The wheel building business left me lots of time to ride my bike. By this time I was more mature. I trained more seriously and my race results started to improve. I bought a house in Northport and got engaged in 1981. The house needed a lot of work, so I had to put the bike on the back burner. I worked on the house for a year before it was (barely) inhabitable. I married Mary Ghiorsi in October 1982 and we moved into our little house.

In 1979 a new book came out on how to build your own bicycle frame. My buddy Chaz Vlasits and I got a copy and decided to give it a go. I built a track bike out of Reynolds 531 tubing with Henry James lugs and Campagnolo drop outs. I designed it especially for our home track and it was a thrill to race on a bike that I had made.

Me on the first frame that I built in 1981.

I stayed with the wheel building and Mary worked in Manhattan as a writer. I did Vito’s training races during the week: first at Old Westbury and then, when Vito lost that course, he moved the races to Mitchell Field. In '83 he lost that course too. About that time a new club started running races on Friday evenings at Suffolk Community College in Riverhead. The first time I went out there I won the “A” race.

I raced at the track on Wednesday nights. On weekends we went to open races. Many of them were in Central Park in Manhattan and Prospect Pack in Brooklyn. We also went to quite a few races in New Jersey and some in Connecticut. I was better on the track then the road. I got a few decent results. Mary loved the racing scene. She went to all the races and we had lots of friends in the racing community.

This was taken at the start of the 1983 New York State Time Trial Championships.
Check out the Roval wheels and the aero helmet. John Issendorf photo.

In '85 I got a call that Joe Sulc was sick. Mitch and I visited him in the hospital. He died two days later. Among the memorabilia displayed at Joe’s wake was an Olympic medal that he was given for officiating the 1980 Winter Games where Eric Heiden won all 5 gold medals in speed skating… Joe was a good guy.

In 1986 Mary became pregnant and I decided that '87 would be my last year of racing. Our daughter Clementine went to her first bike race when she was 6 days old. Two years later Amelia was born, but it was a while before she attended her first bike race.

It didn't take Amelia long before she got on a bike though.

In the late 80’s the wheel business was starting to falter. I’m not sure exactly why because George handled the business side of things. George's health was faltering as well. In 1988 he had a triple bypass operation.

Mary had quit her job when the kids came along. The wheel business got so slow that I had to start doing something else to make ends meet. I thought that I would become a custom frame builder. I started tooling up. I had only built one frame so I figured that it would be smart to build a few more before I took any orders. Before I could do that my buddy Doug Hutwagner called me up and told me that Ross Bicycles in Farmingdale was advertising for a frame builder.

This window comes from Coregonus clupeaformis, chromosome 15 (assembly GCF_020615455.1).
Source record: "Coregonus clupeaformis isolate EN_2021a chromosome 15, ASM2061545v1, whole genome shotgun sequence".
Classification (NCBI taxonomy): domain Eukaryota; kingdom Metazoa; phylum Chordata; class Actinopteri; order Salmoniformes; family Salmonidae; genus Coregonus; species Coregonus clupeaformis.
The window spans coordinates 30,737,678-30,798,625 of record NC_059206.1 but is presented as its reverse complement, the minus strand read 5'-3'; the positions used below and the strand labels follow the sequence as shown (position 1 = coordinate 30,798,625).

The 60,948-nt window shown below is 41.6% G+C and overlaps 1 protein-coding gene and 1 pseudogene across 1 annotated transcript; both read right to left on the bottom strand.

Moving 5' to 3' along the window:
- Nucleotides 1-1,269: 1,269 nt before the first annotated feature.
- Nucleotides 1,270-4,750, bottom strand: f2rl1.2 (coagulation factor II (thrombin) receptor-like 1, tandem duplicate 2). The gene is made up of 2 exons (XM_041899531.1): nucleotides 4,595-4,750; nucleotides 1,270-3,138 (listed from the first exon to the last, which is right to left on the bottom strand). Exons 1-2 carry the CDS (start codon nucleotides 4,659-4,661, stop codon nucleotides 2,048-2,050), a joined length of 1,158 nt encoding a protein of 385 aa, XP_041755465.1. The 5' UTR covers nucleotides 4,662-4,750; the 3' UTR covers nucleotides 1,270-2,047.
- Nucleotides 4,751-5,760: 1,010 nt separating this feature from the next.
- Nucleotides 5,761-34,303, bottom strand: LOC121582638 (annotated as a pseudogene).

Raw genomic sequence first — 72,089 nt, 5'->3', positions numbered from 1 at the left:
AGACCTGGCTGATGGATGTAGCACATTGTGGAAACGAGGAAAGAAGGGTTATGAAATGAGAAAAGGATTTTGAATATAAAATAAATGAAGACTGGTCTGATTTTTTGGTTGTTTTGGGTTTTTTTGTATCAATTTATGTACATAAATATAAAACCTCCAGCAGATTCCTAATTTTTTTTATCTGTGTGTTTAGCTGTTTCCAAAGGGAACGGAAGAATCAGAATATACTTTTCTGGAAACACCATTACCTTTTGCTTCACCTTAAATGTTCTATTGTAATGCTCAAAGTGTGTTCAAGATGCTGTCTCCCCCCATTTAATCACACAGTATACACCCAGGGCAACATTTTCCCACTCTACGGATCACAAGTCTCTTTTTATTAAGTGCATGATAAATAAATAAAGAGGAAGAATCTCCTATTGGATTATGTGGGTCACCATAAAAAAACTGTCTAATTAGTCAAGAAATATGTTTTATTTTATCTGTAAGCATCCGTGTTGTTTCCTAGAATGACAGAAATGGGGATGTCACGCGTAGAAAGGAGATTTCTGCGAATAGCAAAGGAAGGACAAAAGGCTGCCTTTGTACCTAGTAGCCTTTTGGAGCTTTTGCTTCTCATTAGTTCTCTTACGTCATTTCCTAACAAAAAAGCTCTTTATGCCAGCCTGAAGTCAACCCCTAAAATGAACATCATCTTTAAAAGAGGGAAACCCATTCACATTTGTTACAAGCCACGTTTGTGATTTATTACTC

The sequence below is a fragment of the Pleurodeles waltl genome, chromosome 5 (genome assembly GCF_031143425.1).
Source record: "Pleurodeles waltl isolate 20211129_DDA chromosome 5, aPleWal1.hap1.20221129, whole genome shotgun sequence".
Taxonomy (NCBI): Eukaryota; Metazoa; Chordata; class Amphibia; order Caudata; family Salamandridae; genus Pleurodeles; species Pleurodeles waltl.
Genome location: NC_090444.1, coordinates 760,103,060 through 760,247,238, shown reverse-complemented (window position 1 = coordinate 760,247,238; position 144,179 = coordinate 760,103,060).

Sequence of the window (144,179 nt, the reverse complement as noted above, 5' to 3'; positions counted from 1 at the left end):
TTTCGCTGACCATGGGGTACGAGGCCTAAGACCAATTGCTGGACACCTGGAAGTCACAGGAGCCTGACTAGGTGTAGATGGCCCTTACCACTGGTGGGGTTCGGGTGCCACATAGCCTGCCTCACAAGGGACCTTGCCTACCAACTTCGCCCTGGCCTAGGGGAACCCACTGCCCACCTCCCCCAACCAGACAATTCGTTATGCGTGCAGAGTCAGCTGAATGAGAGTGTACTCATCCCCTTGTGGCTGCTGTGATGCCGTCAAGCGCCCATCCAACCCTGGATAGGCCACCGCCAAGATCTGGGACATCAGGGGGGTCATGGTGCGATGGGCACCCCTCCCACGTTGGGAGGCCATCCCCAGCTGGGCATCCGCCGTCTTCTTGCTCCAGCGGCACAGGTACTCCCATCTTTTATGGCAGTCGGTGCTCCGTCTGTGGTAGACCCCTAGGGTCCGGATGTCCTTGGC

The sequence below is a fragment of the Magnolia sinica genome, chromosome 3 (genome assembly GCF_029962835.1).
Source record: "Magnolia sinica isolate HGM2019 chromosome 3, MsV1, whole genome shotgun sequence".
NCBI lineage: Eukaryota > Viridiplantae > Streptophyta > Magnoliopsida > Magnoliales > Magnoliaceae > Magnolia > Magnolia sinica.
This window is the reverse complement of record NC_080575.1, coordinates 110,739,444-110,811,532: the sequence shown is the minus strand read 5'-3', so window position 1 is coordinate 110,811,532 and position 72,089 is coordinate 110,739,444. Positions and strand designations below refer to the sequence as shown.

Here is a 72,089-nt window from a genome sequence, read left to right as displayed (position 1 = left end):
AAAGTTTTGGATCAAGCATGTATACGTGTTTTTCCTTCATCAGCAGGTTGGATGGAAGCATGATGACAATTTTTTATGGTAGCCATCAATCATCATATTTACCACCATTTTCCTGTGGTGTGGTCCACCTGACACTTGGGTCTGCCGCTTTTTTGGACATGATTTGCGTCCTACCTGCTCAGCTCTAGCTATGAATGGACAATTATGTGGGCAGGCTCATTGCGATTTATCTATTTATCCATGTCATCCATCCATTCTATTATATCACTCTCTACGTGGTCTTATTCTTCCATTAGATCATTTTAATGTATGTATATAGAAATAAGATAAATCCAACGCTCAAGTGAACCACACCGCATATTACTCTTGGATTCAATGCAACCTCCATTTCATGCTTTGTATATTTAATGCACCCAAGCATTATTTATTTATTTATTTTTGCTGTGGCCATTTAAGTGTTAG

Ross had formerly been located in Allentown, Pennsylvania. They had mimicked Schwinn’s Paramount project and started the Ross Signature Line. First they hired Jim Redkay and later Tom Kellogg to build top quality hand made racing frames. In 1988 Ross declared bankruptcy and was bought by Rand International in Farmingdale, Long Island, New York. Rand was an importer of low-end bikes for the mass merchant market.

Once Rand owned Ross they decided to resurrect the Signature Line and they advertized for a frame builder. I answered that ad. Rand was one of our wheel customers so George put in a good word for me. On the strength of having built one frame I was hired as the Director of the Ross Signature Division. I had an arrangement where I was to work Monday through Thursday at Ross, then Friday and Saturday doing wheels for George.

On the Sunday evening before I was supposed to start work at Ross I got a call that George Oslander had a heart attack and had passed away. George was Jewish so his funeral was the next morning. Instead of reporting for my first day of work I went to George’s funeral.

I started working at Ross. After I was there about a week I was contacted by George’s family. They wanted to keep Hempstead Cycles and the wheel business going and they wanted to hire me to help run it. We negotiated for a few weeks but I didn’t see eye to eye with George’s son-in-law who was handling the business. I was sad about George’s passing and I felt adrift. I had been working for George in some capacity for over 17 years.

I had been a wheel builder for 14 of those years. I kept a log book of the wheels that we made. The final tally was over 400,000. I trued every one… At Ross I was slowly setting up a frame building shop. I made a few trips to the old Allentown factory to bring equipment back to Farmingdale. That was interesting. Besides the Signature project, they had me doing lots of work that involved correcting manufacturing defects in the low end bikes that they sold. That wasn't too bad, but I didn’t like working there very much, so I left after about 3 months.